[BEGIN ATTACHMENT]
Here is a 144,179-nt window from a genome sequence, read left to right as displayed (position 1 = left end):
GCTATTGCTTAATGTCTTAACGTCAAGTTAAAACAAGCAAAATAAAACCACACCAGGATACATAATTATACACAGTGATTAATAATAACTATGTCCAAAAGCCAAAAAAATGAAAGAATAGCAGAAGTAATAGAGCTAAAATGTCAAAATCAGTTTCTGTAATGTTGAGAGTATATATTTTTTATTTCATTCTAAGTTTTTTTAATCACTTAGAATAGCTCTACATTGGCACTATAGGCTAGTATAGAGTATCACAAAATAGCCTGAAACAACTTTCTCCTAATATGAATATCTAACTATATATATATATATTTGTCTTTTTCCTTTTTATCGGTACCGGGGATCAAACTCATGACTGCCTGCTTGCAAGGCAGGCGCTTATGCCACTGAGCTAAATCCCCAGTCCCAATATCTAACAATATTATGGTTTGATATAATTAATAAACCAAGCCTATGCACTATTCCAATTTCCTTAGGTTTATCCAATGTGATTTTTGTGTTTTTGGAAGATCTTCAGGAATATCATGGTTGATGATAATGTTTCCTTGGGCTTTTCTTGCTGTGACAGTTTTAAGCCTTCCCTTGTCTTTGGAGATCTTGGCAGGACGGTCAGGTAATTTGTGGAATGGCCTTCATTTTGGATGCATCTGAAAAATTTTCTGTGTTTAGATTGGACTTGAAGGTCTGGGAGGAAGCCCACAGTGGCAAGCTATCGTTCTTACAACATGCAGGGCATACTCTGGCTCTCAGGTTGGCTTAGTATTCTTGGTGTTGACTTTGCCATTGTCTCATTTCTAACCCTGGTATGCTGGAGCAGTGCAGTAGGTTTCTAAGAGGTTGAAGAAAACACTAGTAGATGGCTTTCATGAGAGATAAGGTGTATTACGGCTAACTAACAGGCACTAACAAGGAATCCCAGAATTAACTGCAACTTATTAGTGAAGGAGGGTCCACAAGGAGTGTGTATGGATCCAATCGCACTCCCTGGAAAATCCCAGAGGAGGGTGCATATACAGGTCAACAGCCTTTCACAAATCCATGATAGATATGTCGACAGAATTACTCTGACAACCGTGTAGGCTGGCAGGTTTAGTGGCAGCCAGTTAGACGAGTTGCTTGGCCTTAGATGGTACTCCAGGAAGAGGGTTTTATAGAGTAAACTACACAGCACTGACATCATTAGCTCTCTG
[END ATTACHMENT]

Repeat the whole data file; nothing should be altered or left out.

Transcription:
Here is a 144,179-nt window from a genome sequence, read left to right as displayed (position 1 = left end):
GCTATTGCTTAATGTCTTAACGTCAAGTTAAAACAAGCAAAATAAAACCACACCAGGATACATAATTATACACAGTGATTAATAATAACTATGTCCAAAAGCCAAAAAAATGAAAGAATAGCAGAAGTAATAGAGCTAAAATGTCAAAATCAGTTTCTGTAATGTTGAGAGTATATATTTTTTATTTCATTCTAAGTTTTTTTAATCACTTAGAATAGCTCTACATTGGCACTATAGGCTAGTATAGAGTATCACAAAATAGCCTGAAACAACTTTCTCCTAATATGAATATCTAACTATATATATATATATTTGTCTTTTTCCTTTTTATCGGTACCGGGGATCAAACTCATGACTGCCTGCTTGCAAGGCAGGCGCTTATGCCACTGAGCTAAATCCCCAGTCCCAATATCTAACAATATTATGGTTTGATATAATTAATAAACCAAGCCTATGCACTATTCCAATTTCCTTAGGTTTATCCAATGTGATTTTTGTGTTTTTGGAAGATCTTCAGGAATATCATGGTTGATGATAATGTTTCCTTGGGCTTTTCTTGCTGTGACAGTTTTAAGCCTTCCCTTGTCTTTGGAGATCTTGGCAGGACGGTCAGGTAATTTGTGGAATGGCCTTCATTTTGGATGCATCTGAAAAATTTTCTGTGTTTAGATTGGACTTGAAGGTCTGGGAGGAAGCCCACAGTGGCAAGCTATCGTTCTTACAACATGCAGGGCATACTCTGGCTCTCAGGTTGGCTTAGTATTCTTGGTGTTGACTTTGCCATTGTCTCATTTCTAACCCTGGTATGCTGGAGCAGTGCAGTAGGTTTCTAAGAGGTTGAAGAAAACACTAGTAGATGGCTTTCATGAGAGATAAGGTGTATTACGGCTAACTAACAGGCACTAACAAGGAATCCCAGAATTAACTGCAACTTATTAGTGAAGGAGGGTCCACAAGGAGTGTGTATGGATCCAATCGCACTCCCTGGAAAATCCCAGAGGAGGGTGCATATACAGGTCAACAGCCTTTCACAAATCCATGATAGATATGTCGACAGAATTACTCTGACAACCGTGTAGGCTGGCAGGTTTAGTGGCAGCCAGTTAGACGAGTTGCTTGGCCTTAGATGGTACTCCAGGAAGAGGGTTTTATAGAGTAAACTACACAGCACTGACATCATTAGCTCTCTG